No one succeeds alone, a fact MUIDS alumnus Pin-anong Weesapen learned through Model United Nations, a program that lets students represent different countries, debate global challenges, and find solutions to them.
“I remember spending my childhood engaging in politics,” Pin recounted. “When I was 10, I even wrote a letter to the then prime minister about the construction of a nuclear power plant in my hometown. At first I wanted to be a politician, but soon I realized that If I am to help people, why would it matter what nationality they hold? Why only work for the betterment of Thailand? Why not work for the betterment of mankind as well? That’s when I became interested in Model United Nations. “
Finding a Mentor
Pin further explored her interest by participating in MUIDS’ Model United Nations club. Her advisor, Mr. Taskinul Haque, discovered his fascination with global affairs at a similar age.
“I did MUN in high school, not because I initially had an interest in global issues, but because I wanted to become a more well-rounded person. Doing Model UN required me to research other countries interests as well as their history. Over time I realized that in my History class certain countries and issues were de-empathized, or weren’t even taught at all. That realization didn’t just give me a greater awareness of global issues, but also a profound sense of empathy towards other people. I want my students to have that same experience.”
With Mr. Haque’s help, Pin and other students attended several M.U.N. conferences throughout the Bangkok area.
“I make sure my students do a lot of research before each conference. It helps them develop their arguments so that they can be more effective debaters.”
When attending an M.U.N. event, students participate in different committees and debate different solutions to global challenges. Later, they submit a resolution to their committees for further voting. All conferences are modeled after the real United Nations.
“It’s good for students to have their opinions challenged,” Mr. Haque added. “It forces them to listen to other points of view and think more deeply about their own beliefs. That’s when they learn how to grow as a person.”
A Conference of Their Own
Inspiration struck Pin and her fellow MUIDS students after one conference. “It can take a long time to get back to MUIDS after an event. We would all end up talking about which delegates from which schools performed well, how each committee went, how the conference was arranged as a whole. At a certain point all of us wanted to change our status from the ones being inspired to the ones inspiring others. We knew then that we wanted was to have our own conference.”
Making that happen was far more difficult than they imagined.
“We asked MUIDS students to volunteer to help us prepare and run the conference in the hopes of recruiting more MUN members. We also had to figure out what we needed from the school’s administrators and support staff.”
“At first, less than fifteen students signed up to attend the conference. Then several schools that had planned to attend dropped out. We had no choice but to extend our deadlines and recruit new delegates from other schools.”
“We were all stressed because we knew that the outcome of the event wouldn’t just reflect on the club, but perhaps MUIDS as whole,The hardest part for me was pretending to be confident in front of my team, even when I felt like it was almost impossible for us to succeed.”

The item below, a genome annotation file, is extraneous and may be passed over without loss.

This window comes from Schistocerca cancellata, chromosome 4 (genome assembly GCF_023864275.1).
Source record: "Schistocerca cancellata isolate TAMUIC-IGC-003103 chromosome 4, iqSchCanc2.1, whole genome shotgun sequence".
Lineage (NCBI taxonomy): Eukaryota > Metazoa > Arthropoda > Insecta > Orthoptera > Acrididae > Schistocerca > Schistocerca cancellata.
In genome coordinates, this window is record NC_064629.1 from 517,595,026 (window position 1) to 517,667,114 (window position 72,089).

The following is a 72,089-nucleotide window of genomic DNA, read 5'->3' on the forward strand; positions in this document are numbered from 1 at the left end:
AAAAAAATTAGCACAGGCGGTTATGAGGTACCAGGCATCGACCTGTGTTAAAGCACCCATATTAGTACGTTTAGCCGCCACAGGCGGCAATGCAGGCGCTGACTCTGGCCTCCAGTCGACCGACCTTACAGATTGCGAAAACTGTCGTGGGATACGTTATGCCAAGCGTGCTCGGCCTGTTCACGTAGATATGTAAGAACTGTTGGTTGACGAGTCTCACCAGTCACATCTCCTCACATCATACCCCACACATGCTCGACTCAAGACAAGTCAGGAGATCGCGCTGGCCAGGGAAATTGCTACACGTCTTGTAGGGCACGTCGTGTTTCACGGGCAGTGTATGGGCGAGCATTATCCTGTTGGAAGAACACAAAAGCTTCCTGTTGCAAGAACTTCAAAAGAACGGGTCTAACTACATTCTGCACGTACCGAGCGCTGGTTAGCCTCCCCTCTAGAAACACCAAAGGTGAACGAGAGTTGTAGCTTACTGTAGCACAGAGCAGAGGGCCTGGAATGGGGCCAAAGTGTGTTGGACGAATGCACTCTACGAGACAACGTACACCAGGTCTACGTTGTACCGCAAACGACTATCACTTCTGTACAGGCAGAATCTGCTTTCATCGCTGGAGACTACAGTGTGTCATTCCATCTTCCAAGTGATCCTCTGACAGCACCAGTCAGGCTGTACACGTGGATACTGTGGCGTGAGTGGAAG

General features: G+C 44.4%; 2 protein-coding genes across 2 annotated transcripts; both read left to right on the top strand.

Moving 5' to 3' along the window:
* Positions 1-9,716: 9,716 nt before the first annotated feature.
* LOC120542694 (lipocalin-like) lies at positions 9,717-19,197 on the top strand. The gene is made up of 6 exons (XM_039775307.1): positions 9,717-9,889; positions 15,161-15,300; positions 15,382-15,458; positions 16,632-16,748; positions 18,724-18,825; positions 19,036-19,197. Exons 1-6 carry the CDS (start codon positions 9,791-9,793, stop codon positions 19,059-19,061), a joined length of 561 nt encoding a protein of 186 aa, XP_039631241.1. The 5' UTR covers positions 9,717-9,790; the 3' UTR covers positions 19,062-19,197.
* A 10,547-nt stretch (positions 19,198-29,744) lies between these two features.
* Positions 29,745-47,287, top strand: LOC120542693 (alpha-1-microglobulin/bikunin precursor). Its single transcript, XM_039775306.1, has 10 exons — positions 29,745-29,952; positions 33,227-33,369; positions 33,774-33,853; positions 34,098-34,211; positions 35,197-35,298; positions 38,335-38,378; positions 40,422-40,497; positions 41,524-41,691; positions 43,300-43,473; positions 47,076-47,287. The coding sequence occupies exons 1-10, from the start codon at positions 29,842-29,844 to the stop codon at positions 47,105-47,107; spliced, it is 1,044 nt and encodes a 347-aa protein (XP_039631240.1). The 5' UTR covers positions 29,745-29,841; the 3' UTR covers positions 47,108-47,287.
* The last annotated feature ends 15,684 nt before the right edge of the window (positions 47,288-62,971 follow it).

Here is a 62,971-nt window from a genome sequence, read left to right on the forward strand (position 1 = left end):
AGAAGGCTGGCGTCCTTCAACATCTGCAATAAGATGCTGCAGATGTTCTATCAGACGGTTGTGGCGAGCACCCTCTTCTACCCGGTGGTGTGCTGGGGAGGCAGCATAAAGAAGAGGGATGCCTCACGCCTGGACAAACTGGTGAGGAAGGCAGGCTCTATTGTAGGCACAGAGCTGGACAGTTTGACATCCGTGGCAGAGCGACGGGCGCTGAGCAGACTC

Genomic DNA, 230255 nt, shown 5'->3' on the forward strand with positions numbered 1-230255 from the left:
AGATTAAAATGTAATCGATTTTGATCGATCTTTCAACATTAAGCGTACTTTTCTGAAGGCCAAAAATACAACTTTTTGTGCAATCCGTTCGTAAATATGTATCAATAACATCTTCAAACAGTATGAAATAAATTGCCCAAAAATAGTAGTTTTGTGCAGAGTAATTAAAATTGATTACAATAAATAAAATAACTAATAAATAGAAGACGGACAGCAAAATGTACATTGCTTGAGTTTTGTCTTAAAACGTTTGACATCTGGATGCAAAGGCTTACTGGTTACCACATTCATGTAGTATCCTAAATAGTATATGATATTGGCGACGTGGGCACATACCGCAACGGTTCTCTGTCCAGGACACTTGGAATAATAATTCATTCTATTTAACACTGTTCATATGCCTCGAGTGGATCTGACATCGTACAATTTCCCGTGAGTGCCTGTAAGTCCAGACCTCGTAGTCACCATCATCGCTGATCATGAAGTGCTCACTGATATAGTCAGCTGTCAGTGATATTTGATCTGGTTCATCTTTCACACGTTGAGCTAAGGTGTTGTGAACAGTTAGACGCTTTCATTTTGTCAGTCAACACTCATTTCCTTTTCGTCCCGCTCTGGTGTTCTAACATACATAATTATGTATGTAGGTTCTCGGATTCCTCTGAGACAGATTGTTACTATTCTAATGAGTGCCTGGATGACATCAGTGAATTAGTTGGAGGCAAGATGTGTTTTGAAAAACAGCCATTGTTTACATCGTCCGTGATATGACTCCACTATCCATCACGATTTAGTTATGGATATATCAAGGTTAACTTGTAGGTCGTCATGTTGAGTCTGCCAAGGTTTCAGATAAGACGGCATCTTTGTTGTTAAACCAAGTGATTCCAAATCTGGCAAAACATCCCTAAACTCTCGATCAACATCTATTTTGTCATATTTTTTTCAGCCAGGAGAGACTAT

Learning to Work as a Team
“I asked each of my team members (Pear, Opal, Mild, Pea, and Sam) to lead a department, manage volunteers, and make sure that work was done on time. We met before school almost every Wednesday. My team members did not have to come, but they always did, making crucial decisions and contributing ideas along the way. Even after we graduated, we went to school to prepare for the conference, in our uniforms. It was not easy, for me and for them, but our passion for the event kept us going. ”
The conference exceeded everyone’s expectations. Pin and her team even recruited a prominent speaker, Dr. Gothom Arya, one of the founders of the first human rights organization in Thailand, the Union for Civil Society.
“Overall, the conference was a success,” Mr. Haque professed. “Dr. Arya gave a great speech about how to create equality in the modern world. Competitive schools such as N.I.S.T., Triam Udom, Yotinburara, Rumradee, and others attended. All of the students debated complex issues such as illicit small arms trade in Latin America, the humanitarian crisis in Yemen, data privacy, and several others. Our students competed well and helped each committee write meaningful resolutions. We made certain students received meaningful trophies for their efforts.”
The Dream Grows
Pin’s passion for Model U.N. didn’t end after she graduated. While currently studying International Relations and Global Affairs at M.U.I.C., she recently attended the “International Leaders Model United Nations” conference. Representing Peru, she won the award for “best delegate” after helping to pass a resolution addressing Venezuela’s current financial crisis.
“Right now, I am in the process of setting up a Model United Nations club at MUIC. I also plan to collaborate with Thammasat and Chulalongkorn University’s Model U.N. clubs.”
“I think I’ll keep doing Model United Nations because it helps me see the world as a more dynamic place. As I negotiate on behalf of more and more countries, I gain new ways to see the world. It makes it easier for me to understand, or at least try to understand, people who have opinions different from my own. It makes me believe that it is not our duty to judge other people, but to seek out common goals that will allow us to work together in spite of our differences.”